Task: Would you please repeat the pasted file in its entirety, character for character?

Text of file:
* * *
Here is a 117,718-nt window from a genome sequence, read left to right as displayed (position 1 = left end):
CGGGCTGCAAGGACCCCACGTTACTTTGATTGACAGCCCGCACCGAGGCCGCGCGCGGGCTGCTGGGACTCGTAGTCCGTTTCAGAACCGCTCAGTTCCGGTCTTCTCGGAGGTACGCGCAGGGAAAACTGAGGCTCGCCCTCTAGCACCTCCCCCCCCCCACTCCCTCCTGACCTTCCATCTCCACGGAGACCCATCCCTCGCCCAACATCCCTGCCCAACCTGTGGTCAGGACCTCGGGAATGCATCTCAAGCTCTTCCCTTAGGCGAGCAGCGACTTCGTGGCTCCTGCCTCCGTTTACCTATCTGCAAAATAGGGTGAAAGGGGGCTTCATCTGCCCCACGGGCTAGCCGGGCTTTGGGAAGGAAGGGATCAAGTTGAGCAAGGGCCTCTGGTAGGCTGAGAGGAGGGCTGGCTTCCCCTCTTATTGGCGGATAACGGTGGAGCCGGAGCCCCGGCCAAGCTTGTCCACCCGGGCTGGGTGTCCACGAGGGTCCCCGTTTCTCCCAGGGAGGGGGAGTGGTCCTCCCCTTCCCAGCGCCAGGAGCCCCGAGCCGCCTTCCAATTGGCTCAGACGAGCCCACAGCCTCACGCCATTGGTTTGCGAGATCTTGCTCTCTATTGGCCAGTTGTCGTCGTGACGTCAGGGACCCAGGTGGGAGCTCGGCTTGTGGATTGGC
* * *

Here is a 117,718-nt window from a genome sequence, read left to right as displayed (position 1 = left end):
CGGGCTGCAAGGACCCCACGTTACTTTGATTGACAGCCCGCACCGAGGCCGCGCGCGGGCTGCTGGGACTCGTAGTCCGTTTCAGAACCGCTCAGTTCCGGTCTTCTCGGAGGTACGCGCAGGGAAAACTGAGGCTCGCCCTCTAGCACCTCCCCCCCCCCACTCCCTCCTGACCTTCCATCTCCACGGAGACCCATCCCTCGCCCAACATCCCTGCCCAACCTGTGGTCAGGACCTCGGGAATGCATCTCAAGCTCTTCCCTTAGGCGAGCAGCGACTTCGTGGCTCCTGCCTCCGTTTACCTATCTGCAAAATAGGGTGAAAGGGGGCTTCATCTGCCCCACGGGCTAGCCGGGCTTTGGGAAGGAAGGGATCAAGTTGAGCAAGGGCCTCTGGTAGGCTGAGAGGAGGGCTGGCTTCCCCTCTTATTGGCGGATAACGGTGGAGCCGGAGCCCCGGCCAAGCTTGTCCACCCGGGCTGGGTGTCCACGAGGGTCCCCGTTTCTCCCAGGGAGGGGGAGTGGTCCTCCCCTTCCCAGCGCCAGGAGCCCCGAGCCGCCTTCCAATTGGCTCAGACGAGCCCACAGCCTCACGCCATTGGTTTGCGAGATCTTGCTCTCTATTGGCCAGTTGTCGTCGTGACGTCAGGGACCCAGGTGGGAGCTCGGCTTGTGGATTGGC